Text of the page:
Fermented Foods | The Best Homemade Sauerkraut Recipe | How to Make Sauerkraut in a Mason Jar
Homemade Sauerkraut... definitely the best type of fermented food to start with when learning how to ferment at home. Sauerkraut is particularly easy for a first fermentation project because cabbage ferments extremely well. The water content along with the microbial species richness of cabbage make it optimal for wild fermentation! With this recipe you'll learn how to make the best, most probiotic homemade sauerkraut in a mason jar. If you're a visual learner there is also a picture guide below the recipe! For more information on fermentation and gut health vocabulary visit our Gut Health 101 Blog & our How Do You Make Fermented Foods Blog.
I love sauerkraut. I have a special relationship with sauerkraut because it was the first fermented vegetable I ever made! The first time I made sauerkraut it was part of a class project in Advanced Microbiology Lab at Louisiana State University. I'm actually really lucky because this was also the first time I ever tried sauerkraut. I was never subjected to the subpar stuff, I've only ever eaten sauerkraut focused precisely on the microbes that ferment the cabbage into a preserved superfood.
We made our sauerkraut by using a safe, proper salt concentration of about 2.4-2.5% and we allowed it to ferment for about 4 weeks. Throughout the fermentation process we got to study the progress of it microscopically and by monitoring pH levels (obviously this is when I fell in love with fermented foods). I already loved microbiology, and I was beginning to explore food as medicine. All I could think about during this section of my class was getting my own microscope and fermenting everything, all the time at home. And well... that's exactly what I ended up doing.
If you read this Dr. Karen Sullivan: Just know, your class changed my life and I'm forever grateful that you were my teacher.
I became an undergraduate teaching assistant for this class for three semesters... and when you teach a subject, now that's when you truly learn about it. I learned so much every time a student would ask me a question, even if I didn't know the answer... I learned more too. My time spent as a student and a teaching assistant in this class fostered my love of the natural microbial world. It opened up an entire new view of the world for me. I now see the whole world through a filter of my passion: microbiology. When I view the world, I can tie basically anything in life back to microbes, and I love it.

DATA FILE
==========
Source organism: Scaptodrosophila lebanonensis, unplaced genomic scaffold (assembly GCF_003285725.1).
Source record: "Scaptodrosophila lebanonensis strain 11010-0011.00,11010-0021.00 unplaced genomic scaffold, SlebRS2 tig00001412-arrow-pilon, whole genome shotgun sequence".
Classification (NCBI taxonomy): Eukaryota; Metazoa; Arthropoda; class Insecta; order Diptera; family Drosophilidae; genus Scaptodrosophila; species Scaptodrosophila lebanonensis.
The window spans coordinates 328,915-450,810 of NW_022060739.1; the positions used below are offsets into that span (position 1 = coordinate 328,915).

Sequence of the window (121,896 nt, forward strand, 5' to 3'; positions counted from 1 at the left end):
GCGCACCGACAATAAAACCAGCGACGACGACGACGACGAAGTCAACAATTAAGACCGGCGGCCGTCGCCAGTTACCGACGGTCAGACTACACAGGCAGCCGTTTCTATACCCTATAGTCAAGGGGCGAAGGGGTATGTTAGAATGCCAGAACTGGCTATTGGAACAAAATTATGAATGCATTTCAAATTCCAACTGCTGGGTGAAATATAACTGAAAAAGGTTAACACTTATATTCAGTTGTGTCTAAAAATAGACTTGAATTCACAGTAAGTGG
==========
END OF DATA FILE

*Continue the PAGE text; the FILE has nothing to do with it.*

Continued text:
I love nature, I love the natural ecology of the world, I love microbiology and the wonder and power of microbes, and I love real food... That's why I'm here, doing this.
I was able to utilize what I learned while pursuing my degree in Microbiology to innovate, to ferment on a large scale, to develop the best method for fermenting vegetables in huge wooden barrels, to apply the skills I learned and develop recipes for many types of vegetables. Oh gosh, I just love it.
Mastering Fermented Foods
If you're going to master fermentation you'll need to use weight measurements for your fermentation ingredients. That means you need a kitchen scale. In order to select for the best probiotic bacteria (the ones that are actually beneficial) in your ferments, you must weigh salt to create a specific salt concentration. Weighing salt is the only way to create a salt concentration that will select for only probiotic microbes to thrive. You can read more about why you must weigh your salt & how to calculate salt concentration here.
In this recipe we are adding 2.5% salt (that means we are adding 2.5% of the cabbage + water weight in salt → i.e. 2.5% x 400 grams = 10 grams. So we are adding 10 grams of salt to give us a 2.44% total salt concentration).
We Recommend either one of these scales:
Pro tip: when we are weighing out small amounts of salt, we like to use the fermentation salt lid as weighing tray!
Supplies You'll Need to Make Sauerkraut in a Mason Jar:
Fermentation Weight to fit your mason jar
Standard Metal Mason Jar Lid
(optional) Silicone Fermentation Airlock Lid
Metal mason jar screw band or Rust Free Plastic Screw Band
The Best Homemade Sauerkraut Recipe | How to Make Sauerkraut in a Mason Jar
- 300 grams of Green Cabbage
- 10 Grams of Cultured Guru Fermentation Salt or unrefined sea salt
- 100 grams of filtered water
- Caraway Seeds
- Wash your fermentation equipment (jar, weight and lid)
- Remove the outer leaves of your cabbage and lightly rinse with cool water. Using a knife, chop the cabbage to your desired thickness.